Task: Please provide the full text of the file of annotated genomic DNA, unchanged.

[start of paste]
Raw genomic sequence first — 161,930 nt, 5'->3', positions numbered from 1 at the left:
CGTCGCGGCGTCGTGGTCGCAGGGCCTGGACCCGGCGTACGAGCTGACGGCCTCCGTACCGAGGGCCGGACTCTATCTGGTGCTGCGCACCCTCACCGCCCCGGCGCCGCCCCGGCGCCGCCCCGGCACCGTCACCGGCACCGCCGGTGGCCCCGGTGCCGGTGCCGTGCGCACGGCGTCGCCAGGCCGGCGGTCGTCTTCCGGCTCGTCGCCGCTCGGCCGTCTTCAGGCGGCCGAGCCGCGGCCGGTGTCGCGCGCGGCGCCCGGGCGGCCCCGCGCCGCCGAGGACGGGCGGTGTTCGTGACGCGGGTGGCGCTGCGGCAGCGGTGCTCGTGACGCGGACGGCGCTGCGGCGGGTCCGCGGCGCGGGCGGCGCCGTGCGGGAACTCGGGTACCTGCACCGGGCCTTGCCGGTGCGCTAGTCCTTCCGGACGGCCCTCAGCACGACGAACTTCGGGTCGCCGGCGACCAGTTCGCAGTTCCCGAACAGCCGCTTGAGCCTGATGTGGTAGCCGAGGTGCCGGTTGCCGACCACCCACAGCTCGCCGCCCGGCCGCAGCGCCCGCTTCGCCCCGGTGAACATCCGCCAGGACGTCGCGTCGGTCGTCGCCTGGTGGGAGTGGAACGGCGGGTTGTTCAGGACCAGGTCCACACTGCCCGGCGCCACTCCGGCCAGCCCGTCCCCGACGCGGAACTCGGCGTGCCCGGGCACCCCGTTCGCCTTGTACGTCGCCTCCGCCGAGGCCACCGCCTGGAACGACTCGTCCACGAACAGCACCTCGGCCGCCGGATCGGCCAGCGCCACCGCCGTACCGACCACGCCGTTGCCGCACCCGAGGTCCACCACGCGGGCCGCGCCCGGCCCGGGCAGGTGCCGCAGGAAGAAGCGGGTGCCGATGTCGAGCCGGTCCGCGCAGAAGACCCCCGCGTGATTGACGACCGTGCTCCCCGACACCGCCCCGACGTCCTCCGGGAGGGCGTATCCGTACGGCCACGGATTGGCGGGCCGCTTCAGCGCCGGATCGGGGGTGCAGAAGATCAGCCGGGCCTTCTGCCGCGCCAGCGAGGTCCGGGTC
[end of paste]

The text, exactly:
Raw genomic sequence first — 161,930 nt, 5'->3', positions numbered from 1 at the left:
CGTCGCGGCGTCGTGGTCGCAGGGCCTGGACCCGGCGTACGAGCTGACGGCCTCCGTACCGAGGGCCGGACTCTATCTGGTGCTGCGCACCCTCACCGCCCCGGCGCCGCCCCGGCGCCGCCCCGGCACCGTCACCGGCACCGCCGGTGGCCCCGGTGCCGGTGCCGTGCGCACGGCGTCGCCAGGCCGGCGGTCGTCTTCCGGCTCGTCGCCGCTCGGCCGTCTTCAGGCGGCCGAGCCGCGGCCGGTGTCGCGCGCGGCGCCCGGGCGGCCCCGCGCCGCCGAGGACGGGCGGTGTTCGTGACGCGGGTGGCGCTGCGGCAGCGGTGCTCGTGACGCGGACGGCGCTGCGGCGGGTCCGCGGCGCGGGCGGCGCCGTGCGGGAACTCGGGTACCTGCACCGGGCCTTGCCGGTGCGCTAGTCCTTCCGGACGGCCCTCAGCACGACGAACTTCGGGTCGCCGGCGACCAGTTCGCAGTTCCCGAACAGCCGCTTGAGCCTGATGTGGTAGCCGAGGTGCCGGTTGCCGACCACCCACAGCTCGCCGCCCGGCCGCAGCGCCCGCTTCGCCCCGGTGAACATCCGCCAGGACGTCGCGTCGGTCGTCGCCTGGTGGGAGTGGAACGGCGGGTTGTTCAGGACCAGGTCCACACTGCCCGGCGCCACTCCGGCCAGCCCGTCCCCGACGCGGAACTCGGCGTGCCCGGGCACCCCGTTCGCCTTGTACGTCGCCTCCGCCGAGGCCACCGCCTGGAACGACTCGTCCACGAACAGCACCTCGGCCGCCGGATCGGCCAGCGCCACCGCCGTACCGACCACGCCGTTGCCGCACCCGAGGTCCACCACGCGGGCCGCGCCCGGCCCGGGCAGGTGCCGCAGGAAGAAGCGGGTGCCGATGTCGAGCCGGTCCGCGCAGAAGACCCCCGCGTGATTGACGACCGTGCTCCCCGACACCGCCCCGACGTCCTCCGGGAGGGCGTATCCGTACGGCCACGGATTGGCGGGCCGCTTCAGCGCCGGATCGGGGGTGCAGAAGATCAGCCGGGCCTTCTGCCGCGCCAGCGAGGTCCGGGTC